BRICK – Plastic grocery bags that are mixed in with other household recycling items are a big problem at the Northern Ocean County recycling facility since the bags jam up the single-stream machine and have to be manually removed by workers, resulting in extra expense and risk of worker injury, officials said.
“It happens about three times a day because people put their recycling in plastic bags and then place the plastic bags into their blue can, so the bags get into the sorter and build up. The opening gets smaller, and the recycling can’t fall through,” explained Brick’s recycling coordinator Trish Totaro from her office at the Department of Public Works. “It stops the whole process.”
The recycling center employs seven full-time workers who pull the plastic bags out of the equipment at the cost of $90,720 a year, plus the loss of processing time results in a production loss of $1 million annually. An additional $65,000 a year is for added maintenance on the machinery due to the plastic bags wrapping around the screens.
Even so, Brick residents are recycling more than ever, 18,179 tons in 2018, up from 16,298 tons in 2017, she said.
The tonnage includes single stream recyclable material like plastic bottles, cans, glass containers, mixed paper, corrugated cardboard and also leaves and brush material, she said.
“This is the first year we did not get recycling revenue because of what is going on in the overseas market,” Totaro said. “China won’t take anything at this point because the market is getting stricter about how clean the commodity is, but it changes every day.”
The savings comes from keeping the recycling material out of the county landfill. Brick pays $71.21 to dispose of each ton of household garbage, so about $1.3 million was saved in tipping fees for 2018.
The items placed in the blue recycling cans will never be 100 percent pure because a majority of residents look at the symbol at the bottom of a container, but that does not mean it is acceptable to the county recycling facility, Totaro said.
“The county dictates what we can recycle, and there is a trickle-down effect. We need for it to be as clean as it can be, and then the county takes it to the next level,” she explained. “The more disciplined we are about what we put in the blue container, the less they have to sort it at the county level.”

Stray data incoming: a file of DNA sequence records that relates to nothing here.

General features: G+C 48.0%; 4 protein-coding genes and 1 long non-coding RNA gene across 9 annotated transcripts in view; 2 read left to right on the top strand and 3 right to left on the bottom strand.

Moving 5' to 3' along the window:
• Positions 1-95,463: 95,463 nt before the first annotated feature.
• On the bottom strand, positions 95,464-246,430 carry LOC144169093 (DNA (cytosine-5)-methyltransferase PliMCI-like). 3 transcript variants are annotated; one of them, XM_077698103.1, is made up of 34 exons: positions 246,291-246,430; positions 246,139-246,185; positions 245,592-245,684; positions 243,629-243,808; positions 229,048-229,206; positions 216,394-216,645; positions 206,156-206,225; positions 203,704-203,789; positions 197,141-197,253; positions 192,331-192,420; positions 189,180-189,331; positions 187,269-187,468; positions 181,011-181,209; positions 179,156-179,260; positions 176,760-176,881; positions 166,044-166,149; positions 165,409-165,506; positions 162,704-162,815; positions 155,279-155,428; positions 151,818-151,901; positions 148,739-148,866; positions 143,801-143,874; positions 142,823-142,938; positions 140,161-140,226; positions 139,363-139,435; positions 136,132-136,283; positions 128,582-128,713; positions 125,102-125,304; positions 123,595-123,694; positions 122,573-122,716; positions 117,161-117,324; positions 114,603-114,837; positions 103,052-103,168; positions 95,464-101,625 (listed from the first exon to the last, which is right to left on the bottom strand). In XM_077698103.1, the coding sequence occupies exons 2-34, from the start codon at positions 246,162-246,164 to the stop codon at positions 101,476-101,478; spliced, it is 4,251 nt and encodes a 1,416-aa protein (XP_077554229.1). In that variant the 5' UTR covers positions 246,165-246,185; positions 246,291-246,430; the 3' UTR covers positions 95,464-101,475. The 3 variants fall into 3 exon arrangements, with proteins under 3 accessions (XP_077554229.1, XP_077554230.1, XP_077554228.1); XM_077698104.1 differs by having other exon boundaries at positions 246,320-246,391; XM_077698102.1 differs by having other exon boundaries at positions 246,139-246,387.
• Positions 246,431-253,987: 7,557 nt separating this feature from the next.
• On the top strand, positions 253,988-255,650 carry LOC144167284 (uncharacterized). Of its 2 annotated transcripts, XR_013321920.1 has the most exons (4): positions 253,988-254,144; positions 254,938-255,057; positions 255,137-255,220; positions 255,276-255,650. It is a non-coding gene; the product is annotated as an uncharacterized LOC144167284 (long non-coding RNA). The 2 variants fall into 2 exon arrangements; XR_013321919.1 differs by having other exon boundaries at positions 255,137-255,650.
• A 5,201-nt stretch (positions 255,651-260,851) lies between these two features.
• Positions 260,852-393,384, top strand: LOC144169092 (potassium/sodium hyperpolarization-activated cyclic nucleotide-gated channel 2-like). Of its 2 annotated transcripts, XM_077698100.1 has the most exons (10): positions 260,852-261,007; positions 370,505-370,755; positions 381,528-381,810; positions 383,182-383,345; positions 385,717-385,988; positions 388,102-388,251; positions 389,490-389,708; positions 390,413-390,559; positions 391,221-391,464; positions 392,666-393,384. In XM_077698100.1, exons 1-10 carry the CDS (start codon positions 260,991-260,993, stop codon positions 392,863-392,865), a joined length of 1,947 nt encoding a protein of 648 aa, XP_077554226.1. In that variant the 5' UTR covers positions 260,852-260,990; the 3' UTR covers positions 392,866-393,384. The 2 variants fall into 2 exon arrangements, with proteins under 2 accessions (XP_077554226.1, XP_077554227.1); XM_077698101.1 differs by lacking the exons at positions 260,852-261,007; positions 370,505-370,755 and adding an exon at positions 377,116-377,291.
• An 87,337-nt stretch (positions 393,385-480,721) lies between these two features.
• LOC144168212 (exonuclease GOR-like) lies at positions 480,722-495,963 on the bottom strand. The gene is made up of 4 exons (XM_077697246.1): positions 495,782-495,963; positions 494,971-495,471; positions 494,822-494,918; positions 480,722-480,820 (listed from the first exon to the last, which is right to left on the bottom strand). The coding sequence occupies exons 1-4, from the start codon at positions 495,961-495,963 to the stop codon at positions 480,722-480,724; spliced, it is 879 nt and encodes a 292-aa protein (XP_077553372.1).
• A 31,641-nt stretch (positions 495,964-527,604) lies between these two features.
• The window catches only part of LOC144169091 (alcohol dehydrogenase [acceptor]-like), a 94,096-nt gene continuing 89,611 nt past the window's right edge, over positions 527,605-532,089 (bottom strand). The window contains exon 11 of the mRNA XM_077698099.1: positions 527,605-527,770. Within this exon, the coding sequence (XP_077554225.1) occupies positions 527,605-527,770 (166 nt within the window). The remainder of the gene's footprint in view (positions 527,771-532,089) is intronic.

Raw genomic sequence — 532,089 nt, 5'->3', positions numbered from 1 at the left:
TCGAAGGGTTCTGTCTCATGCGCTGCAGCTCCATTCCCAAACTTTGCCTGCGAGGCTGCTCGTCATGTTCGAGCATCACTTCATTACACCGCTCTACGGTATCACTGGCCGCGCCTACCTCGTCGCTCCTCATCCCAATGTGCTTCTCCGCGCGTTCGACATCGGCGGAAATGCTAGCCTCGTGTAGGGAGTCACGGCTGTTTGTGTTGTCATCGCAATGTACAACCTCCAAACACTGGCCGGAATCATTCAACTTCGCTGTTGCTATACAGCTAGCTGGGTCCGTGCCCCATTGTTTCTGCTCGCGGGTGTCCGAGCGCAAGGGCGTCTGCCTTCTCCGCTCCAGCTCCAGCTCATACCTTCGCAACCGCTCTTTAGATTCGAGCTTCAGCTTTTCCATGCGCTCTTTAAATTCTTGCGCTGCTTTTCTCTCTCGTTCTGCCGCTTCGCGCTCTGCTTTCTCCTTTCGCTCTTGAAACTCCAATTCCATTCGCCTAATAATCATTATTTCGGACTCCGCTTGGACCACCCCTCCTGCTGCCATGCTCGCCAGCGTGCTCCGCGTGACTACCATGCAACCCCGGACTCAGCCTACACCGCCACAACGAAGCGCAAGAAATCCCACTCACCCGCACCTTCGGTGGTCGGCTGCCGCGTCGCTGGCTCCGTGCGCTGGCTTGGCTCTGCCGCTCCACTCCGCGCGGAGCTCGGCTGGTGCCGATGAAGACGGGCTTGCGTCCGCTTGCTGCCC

Metal recycling in Brick township was also increased in 2018, earning $77,000 in 2017 to $99,000 in 2018, she said.
As part of her job description, Totaro presents recycling outreach programs for each of the schools, so one explanation for the uptick in recycling could be from children encouraging their parents to go green.
“We get them onboard and they’re excited,” Totaro said. “They get a sense of ownership, and so people are becoming more aware of environmental concerns.”
Every year, the state collects data from each township on the total tonnage of residential and commercial recycling that was collected and awards a state tonnage grant based on the weight.
Brick’s total amount from 2016 (the most recent data available) was $109,895, Totaro said. The grant money goes back into enhancing and promote recycling efforts, and can be used to purchase cans, trucks and equipment, education, outreach and more, she said.
The problematic plastic bags can be recycled in the containers at grocery stores. Totaro said many kinds of plastic wrap can be placed in those containers, such as the plastic wrapping on bulk items, dry cleaning bags, and more.
The only plastic containers acceptable for the blue cans are bottles where the neck is smaller than the base of the container, which means the plastic containers for items like yogurt, sour cream and peanut butter are not recyclable and must be put in the regular trash.
Totaro said items like cardboard and newspaper must not be tied, and shredded paper should not go in the blue bins.
The Department of Public Works has a new recycling app that gives a free personalized garbage and recycling collection schedule for your address.
“Recycle Coach” is the newest technology being paid for by the Department of Environmental Protection, which has extended the contract through the end of 2010.
The app can be found on the public works/recycling page on the township website and can be downloaded wherever apps are available.